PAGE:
Stoltz "Liked" Pinney's approach to expediting police procedure.

"I would encourage every criminal out there to Facebook Live their crimes so that we can catch you a lot easier," said Stoltz. "Use that Facebook Live at your trial to get a better conviction."

According to News on 6, Pinney was arrested "on nine complaints, including eluding, resisting arrest, and possession of a firearm by a felon." Thanks to Facebook Live, we’ll be able to relieve these crimes over and over again.

via Hellblack

facebook protest native americans morton county sheriffs department viral
Via: Facebook
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Does this look familiar to you? Are you one of the 130,000 people at Standing Rock Reservaton in Cannon Ball, ND?

By most estimates, probably not, but that hasn’t stopped possibly you and a good chunk of your Facebook friends from checking-in at Standing Rock today.

If you’re one of the countless people who were wondering why all of your friends were suddenly in North Dakota, they're not. The check-in is part of a viral social media campaign to confuse the Morton County Sheriff’s Department, who is allegedly using Facebook geotags to round up protesters of the Dakota Access Pipeline or DAPL. In addition to the check-ins, a handy explainer has been going around Facebook as well. Most of them read something like this:

This is all done in service of standing in solidarity with the protestors of the controversial pipeline, which cost billions of dollars and aims to connect the Bakken and Three Forks oil pipelines, which, altogether, could transport nearly 500,000 barrels of crude oil a day. However, among other things, DAPL will cut through Sioux Native American reservations.

“The Standing Rock Sioux opposes the pipeline's construction near the Sioux reservation on the grounds that it threatens their public health and welfare, water supply and cultural resources,” writes Aaron Sidder of Smithsonian. “What began as a small protest camp in April on the Standing Rock reservation has since morphed into an encampment with over 1,000 people. Over the past few months, the Sacred Stone Camp, as it is now called, has been the site of a number of antagonistic face offs between protesters and the oil company.”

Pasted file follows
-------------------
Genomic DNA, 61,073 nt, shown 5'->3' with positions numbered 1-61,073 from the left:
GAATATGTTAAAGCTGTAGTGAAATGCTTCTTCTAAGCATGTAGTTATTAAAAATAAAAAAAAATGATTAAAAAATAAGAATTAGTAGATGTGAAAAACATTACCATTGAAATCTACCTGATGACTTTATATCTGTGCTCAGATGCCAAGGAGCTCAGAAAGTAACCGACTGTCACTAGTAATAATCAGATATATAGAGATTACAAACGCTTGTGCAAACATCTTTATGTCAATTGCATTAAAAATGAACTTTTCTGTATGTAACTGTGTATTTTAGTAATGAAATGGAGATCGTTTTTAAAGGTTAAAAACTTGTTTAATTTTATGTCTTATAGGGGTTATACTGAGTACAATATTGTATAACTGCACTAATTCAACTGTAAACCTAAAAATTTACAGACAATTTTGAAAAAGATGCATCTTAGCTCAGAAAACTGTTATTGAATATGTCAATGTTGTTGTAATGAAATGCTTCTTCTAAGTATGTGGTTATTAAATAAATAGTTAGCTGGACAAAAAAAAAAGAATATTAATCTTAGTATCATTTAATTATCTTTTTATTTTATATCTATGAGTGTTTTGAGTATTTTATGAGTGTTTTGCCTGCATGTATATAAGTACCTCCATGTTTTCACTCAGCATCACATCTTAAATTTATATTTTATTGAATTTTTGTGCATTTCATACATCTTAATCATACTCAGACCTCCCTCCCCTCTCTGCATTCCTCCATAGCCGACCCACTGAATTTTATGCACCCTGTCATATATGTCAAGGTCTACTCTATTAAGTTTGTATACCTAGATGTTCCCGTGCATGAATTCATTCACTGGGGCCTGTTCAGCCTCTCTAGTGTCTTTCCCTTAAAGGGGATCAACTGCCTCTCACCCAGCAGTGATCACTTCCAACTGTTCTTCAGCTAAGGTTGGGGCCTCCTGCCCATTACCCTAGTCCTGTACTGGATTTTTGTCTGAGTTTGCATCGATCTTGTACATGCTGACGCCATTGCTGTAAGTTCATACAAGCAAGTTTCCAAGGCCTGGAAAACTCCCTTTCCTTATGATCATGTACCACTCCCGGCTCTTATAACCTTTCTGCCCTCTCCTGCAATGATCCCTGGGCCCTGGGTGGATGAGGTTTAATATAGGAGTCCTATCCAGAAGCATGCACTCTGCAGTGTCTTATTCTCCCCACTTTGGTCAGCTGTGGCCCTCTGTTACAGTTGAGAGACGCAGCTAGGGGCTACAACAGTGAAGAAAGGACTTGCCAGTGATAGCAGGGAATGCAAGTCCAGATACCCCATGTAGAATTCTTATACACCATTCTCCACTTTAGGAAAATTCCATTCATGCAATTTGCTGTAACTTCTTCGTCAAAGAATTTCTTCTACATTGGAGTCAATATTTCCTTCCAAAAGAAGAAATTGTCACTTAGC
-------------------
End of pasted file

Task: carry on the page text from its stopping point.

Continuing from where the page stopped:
"The Standing Rock Sioux maintains that the government did not properly consult with them prior to shifting the pipeline’s route, and that the new crossing would entail destruction of sacred spots and old burial grounds."

There is still speculation, however, as to the validity of the Facebook campaign. According to Snopes, the Facebook post is still “Unproven,” so its affiliation to actual police activity is still unconfirmed.

We’ll have to wait and see if this form of protest is effective or not, or even if the Morton County Sheriff’s Department is using these Facebook check-ins to smoke out protesters. Until then, you’ll likely see more check-ins over the next day or so.

 

 

There was a problem rendering this video- The video may have been deleted.
Via: @Justin Clemons
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A basic white guy walked into a Subway restaurant and saw a worker using a bug zapper over the food bins to kill some gnats, so he took freaked out, took a video, and alerted the health department.

The 55-second video of the incident was made by Justin Clemons at the Subway restaurant, on the way back from golfing with his young son. Clemons is also advertising the licensing of the video on Facebook.

Subway responded after Clemons got over 14,000 views on his Facebook page, which he really enjoyed:




Subway corporate gave the news their official statement for the news too:



They threw out all the food in the store and admonished the clerk, who, as far as we know now, didn't lose his job from all the bug killing.


The jury is out on whether the food bins were closed when the zapping occurred, but the news says the gnats came from spoiled fruit or a drain in the floor, both of which seems kind of gross.